What Is A Joint Venture?
A joint venture is usually when two businesses use their different skill sets to work together on a project to make a profit. Contributing skill is not always the case, another party might also contribute money or property to the joint venture.
Joint ventures are often used when companies want to remain separate and continue working outside of the joint venture. Another feature of a joint venture is the temporary nature of their relationship, with a specific project the two businesses are working on rather than an ongoing business.
What Are The Different Types Of Joint Ventures?
A joint venture might occur through an agreement, for instance an unincorporated Joint Venture Agreement. Alternatively, a joint venture might incorporate and make a new special purpose company, where their relationship is governed by a Joint Venture Shareholders Agreement.
The danger of not incorporating, is businesses may legally be seen as being in a partnership structure. If the parties are seen as a partnership, they may carry liability of the other party, and be able to enter into binding contracts on the others behalf. It is therefore crucial that businesses seek legal advice on their structure when entering into a joint venture, whether incorporated or not.
When Are Joint Venture Agreements Used?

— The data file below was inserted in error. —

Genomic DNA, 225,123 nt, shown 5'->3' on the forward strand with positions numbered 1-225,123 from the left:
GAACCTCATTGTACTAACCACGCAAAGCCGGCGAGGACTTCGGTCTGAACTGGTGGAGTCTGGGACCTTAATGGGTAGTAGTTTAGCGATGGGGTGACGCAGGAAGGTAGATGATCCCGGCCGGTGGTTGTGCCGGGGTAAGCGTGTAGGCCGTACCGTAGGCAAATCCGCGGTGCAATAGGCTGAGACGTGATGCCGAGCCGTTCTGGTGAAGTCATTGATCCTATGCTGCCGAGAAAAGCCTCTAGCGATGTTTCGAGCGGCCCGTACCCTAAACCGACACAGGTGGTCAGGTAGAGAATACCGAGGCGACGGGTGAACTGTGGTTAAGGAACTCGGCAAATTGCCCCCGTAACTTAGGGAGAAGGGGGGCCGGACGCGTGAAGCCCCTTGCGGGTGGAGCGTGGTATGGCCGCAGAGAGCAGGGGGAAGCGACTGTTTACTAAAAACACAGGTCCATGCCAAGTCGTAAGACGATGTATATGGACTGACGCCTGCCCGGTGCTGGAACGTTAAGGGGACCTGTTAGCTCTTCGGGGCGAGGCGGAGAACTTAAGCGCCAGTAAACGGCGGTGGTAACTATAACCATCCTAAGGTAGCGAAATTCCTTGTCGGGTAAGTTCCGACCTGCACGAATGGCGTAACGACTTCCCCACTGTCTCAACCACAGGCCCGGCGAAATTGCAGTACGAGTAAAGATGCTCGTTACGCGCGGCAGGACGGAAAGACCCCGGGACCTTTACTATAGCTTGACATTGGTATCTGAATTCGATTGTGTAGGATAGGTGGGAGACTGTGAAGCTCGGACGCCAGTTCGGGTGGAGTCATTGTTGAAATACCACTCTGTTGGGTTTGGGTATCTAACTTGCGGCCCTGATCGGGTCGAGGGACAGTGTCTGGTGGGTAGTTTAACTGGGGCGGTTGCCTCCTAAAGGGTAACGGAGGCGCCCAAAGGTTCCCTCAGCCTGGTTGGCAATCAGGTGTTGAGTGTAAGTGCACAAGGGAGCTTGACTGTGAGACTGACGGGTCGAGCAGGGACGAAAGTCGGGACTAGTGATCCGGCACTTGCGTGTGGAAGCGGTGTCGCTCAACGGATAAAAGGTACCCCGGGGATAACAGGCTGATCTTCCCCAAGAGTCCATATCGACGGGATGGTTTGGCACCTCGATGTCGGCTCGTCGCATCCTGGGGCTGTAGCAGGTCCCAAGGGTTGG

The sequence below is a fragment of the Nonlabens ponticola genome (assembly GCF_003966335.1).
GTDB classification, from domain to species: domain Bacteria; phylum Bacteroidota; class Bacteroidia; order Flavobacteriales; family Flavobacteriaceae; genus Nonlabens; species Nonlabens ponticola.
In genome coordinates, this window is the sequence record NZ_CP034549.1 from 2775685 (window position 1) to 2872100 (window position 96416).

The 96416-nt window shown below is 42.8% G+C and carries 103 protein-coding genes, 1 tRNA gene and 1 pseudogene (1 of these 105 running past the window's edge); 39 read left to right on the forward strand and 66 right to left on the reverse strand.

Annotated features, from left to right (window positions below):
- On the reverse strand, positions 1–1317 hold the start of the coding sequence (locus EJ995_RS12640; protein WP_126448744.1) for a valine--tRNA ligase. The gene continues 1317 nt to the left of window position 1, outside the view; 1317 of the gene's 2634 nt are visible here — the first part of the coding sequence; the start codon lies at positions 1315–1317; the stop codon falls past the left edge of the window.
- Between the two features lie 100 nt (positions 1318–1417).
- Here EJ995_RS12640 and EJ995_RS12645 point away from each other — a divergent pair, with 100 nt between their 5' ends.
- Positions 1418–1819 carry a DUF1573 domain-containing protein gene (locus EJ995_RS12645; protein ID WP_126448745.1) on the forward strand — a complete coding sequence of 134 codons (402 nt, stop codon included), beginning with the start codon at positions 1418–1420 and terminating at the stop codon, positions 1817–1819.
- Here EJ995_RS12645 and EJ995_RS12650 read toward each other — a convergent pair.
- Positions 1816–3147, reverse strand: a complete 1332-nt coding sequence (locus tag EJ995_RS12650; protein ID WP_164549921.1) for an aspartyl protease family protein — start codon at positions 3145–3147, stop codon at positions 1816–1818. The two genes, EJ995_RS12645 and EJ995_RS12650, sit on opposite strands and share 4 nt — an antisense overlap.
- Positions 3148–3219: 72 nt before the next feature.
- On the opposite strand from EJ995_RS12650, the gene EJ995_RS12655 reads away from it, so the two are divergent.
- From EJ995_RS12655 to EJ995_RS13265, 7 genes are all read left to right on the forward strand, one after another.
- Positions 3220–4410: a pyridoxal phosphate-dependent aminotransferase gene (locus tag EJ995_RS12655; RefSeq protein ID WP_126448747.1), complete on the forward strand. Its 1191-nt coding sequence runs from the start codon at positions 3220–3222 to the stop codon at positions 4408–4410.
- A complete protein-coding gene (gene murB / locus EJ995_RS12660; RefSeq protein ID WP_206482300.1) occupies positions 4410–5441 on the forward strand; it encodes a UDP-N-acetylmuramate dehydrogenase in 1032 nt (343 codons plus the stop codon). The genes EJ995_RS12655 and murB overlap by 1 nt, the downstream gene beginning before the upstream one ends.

Joint ventures are often used in the mining and construction industry, as well as for other commercial trading.
What Is In A Joint Venture Agreement?
A joint venture agreement will usually cover the following;
- roles and responsibilities of each participant,
- how the joint venture agreement will be managed between participants
- how profits and costs are split up
- how long the joint venture agreement will last for
- whether any intellectual property made during the joint venture belongs to both or one of the parties
- dispute resolution
- how liability is shared
- the process if a participant wants to leave the joint venture
How Do You Terminate A Joint Venture Agreement?
A Joint Venture Dissolution Agreement sets out the terms under which a joint venture will be terminated. It should cover the process of dissolution, what happens with intellectual property, assets and liability.
Here at Sprintlaw, we’ve assisted many businesses choose the structure most suited to them, as well as drafted joint venture agreements, and joint venture shareholder agreements. We’ve written more about joint ventures here.
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